Come to me, all who labor and are heavy laden, and I will give you rest. Take my yoke upon you, and learn from me, for I am gentle and lowly in heart, and you will find rest for your souls. For my yoke is easy, and my burden is light.” (Matthew 11:28-30)
Paul’s analogy, in various ways, confuses these two concepts of freedom. It also suggests that true freedom can be found in this earthly life. With the exception of a few saints whom God has blessed abundantly, most of us experience God’s path as a constant battle, as referred to above. The fact is that we can never know with absolute certainty whether we are living in Paul’s garden or not, though we can “know” indirectly through signs. As Aquinas says, if we are “delighting in God” and “despising worldly things” and are not conscious of any mortal sin, then we have a fairly reliable sign that we “have grace.” However, Aquinas says this knowledge is “imperfect.” Paul’s analogy does not capture this dynamic, of the constant state of growth and development that we must undergo, particularly if we wish to avoid any presumption that derives from pride.
Despite my criticism of his analogy, Paul and I both agree that one area that is not very well understood by the majority of Catholics today is the role of conscience in moving a person from a life of sin to a life of true freedom in Christ. We must confess that grace does not heal all at once, a view shared by both Pope Francis and St. Aquinas. Even with radical conversion and metanoia, the process of transformation remains gradual (cf. St. Paul’s conversion and experiences prior to preaching and as evident in his Epistles recorded in Scripture). We Catholics must honor the choices of those who are on the path to God, even if their choices are not yet made in full freedom.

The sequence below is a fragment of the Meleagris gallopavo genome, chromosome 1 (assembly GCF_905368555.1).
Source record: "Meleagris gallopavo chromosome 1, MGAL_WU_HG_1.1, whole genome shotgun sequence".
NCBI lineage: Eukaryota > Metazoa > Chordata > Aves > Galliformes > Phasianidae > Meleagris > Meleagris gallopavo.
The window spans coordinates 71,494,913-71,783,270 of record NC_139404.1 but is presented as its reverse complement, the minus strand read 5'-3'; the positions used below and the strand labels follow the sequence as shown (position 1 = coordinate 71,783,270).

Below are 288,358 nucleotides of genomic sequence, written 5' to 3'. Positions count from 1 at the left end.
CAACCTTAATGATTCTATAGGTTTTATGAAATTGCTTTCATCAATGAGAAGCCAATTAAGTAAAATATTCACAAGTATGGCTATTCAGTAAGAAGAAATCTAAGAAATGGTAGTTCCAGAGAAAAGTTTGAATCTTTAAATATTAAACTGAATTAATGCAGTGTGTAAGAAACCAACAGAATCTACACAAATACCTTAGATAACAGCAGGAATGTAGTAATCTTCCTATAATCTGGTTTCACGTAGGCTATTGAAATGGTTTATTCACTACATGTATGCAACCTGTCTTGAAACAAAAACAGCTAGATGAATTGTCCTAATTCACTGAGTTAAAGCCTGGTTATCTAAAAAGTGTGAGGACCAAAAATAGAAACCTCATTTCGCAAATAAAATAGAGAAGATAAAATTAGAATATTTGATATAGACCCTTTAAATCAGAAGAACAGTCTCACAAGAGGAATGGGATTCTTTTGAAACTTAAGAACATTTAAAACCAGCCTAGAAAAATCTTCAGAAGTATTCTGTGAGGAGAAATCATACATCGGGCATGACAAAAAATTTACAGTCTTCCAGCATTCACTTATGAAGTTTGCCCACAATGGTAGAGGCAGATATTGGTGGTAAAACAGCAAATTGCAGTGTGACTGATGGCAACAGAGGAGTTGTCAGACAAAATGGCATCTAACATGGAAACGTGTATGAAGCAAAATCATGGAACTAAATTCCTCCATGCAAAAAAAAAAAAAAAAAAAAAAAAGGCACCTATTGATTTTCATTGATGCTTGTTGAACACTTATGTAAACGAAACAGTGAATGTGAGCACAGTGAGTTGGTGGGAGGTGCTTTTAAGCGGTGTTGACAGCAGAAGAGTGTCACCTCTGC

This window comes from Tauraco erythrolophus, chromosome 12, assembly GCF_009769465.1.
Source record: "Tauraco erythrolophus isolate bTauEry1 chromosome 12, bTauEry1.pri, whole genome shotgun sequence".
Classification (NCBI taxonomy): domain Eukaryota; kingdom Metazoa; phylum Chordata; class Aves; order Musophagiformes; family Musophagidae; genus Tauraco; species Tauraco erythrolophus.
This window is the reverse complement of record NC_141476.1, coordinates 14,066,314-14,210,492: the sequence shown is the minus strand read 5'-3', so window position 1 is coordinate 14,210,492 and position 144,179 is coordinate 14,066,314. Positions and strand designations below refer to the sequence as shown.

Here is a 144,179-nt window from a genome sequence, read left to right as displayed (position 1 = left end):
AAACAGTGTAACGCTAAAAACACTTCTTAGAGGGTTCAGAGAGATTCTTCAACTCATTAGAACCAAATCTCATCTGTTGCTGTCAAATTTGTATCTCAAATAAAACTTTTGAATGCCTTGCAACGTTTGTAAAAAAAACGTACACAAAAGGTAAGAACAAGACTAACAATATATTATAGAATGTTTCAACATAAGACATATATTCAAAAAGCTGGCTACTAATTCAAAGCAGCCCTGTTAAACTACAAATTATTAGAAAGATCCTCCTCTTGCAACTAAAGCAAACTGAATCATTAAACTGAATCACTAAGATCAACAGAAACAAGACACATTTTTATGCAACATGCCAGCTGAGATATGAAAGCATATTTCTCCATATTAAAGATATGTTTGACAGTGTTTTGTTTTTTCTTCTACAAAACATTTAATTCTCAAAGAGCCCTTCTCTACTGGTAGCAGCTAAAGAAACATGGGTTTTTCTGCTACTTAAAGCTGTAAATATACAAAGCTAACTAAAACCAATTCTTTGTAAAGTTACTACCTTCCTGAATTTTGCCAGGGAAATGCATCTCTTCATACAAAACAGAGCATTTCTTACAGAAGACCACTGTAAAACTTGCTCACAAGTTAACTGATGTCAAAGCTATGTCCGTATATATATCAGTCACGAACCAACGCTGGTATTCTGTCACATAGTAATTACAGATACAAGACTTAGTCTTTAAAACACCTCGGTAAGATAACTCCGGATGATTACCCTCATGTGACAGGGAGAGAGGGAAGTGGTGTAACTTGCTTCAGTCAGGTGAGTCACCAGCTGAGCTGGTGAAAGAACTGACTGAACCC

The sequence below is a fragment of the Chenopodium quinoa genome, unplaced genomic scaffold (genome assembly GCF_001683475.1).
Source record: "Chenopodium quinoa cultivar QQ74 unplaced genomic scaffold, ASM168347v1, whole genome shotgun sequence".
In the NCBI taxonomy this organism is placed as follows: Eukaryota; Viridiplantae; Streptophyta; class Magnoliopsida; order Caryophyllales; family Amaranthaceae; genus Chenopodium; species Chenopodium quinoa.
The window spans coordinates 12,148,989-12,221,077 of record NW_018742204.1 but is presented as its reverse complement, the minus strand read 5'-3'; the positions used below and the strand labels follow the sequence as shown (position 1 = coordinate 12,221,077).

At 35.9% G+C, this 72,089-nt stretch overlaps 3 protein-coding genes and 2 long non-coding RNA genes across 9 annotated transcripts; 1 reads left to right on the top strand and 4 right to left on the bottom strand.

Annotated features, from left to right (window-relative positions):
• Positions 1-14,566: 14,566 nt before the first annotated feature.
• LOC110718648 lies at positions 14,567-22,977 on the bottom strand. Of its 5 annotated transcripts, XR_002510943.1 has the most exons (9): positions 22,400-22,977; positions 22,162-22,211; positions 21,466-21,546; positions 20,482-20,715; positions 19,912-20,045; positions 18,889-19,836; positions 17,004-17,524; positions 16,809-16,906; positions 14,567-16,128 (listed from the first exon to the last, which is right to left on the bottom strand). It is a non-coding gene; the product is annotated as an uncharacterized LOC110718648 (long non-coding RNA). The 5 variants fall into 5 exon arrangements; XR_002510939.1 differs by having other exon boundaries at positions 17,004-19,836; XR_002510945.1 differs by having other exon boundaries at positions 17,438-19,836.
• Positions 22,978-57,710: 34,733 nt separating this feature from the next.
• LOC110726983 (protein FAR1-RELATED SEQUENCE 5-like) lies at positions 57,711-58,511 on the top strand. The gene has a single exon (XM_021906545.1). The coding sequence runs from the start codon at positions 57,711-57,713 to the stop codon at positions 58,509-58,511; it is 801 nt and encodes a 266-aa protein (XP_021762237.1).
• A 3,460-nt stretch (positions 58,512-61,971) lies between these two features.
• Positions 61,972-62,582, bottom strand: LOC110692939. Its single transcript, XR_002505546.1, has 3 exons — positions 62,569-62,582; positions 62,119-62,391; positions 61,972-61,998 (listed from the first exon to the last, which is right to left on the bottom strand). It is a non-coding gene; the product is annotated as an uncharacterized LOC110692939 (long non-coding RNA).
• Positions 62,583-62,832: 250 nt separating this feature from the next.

God’s plan for each of us is unique, and accordingly doctrine alone cannot circumscribe God’s call to each of us to live a holy life. Moral doctrine provides a light, a way to mark the path we must walk with Christ, but true freedom is so much more than abiding by doctrine. In humility, all of us must strive to walk the straight and narrow path of God, always discerning, with the grace of God, always seeking wise counsel, because the path is hard and it is so easy to fall and stumble and lose our way.
Daniel Amiri is a Catholic layman, finance professional, and armchair theologian. A graduate of theology and classics from the University of Notre Dame, his studies coincided with the papacy of Benedict XVI whose vision, particularly the framework of “encounter” with Christ Jesus, has heavily influenced his thoughts. He is a husband and a father to three beautiful children. He serves on parish council and also enjoys playing soccer and coaching his daughter’s soccer team.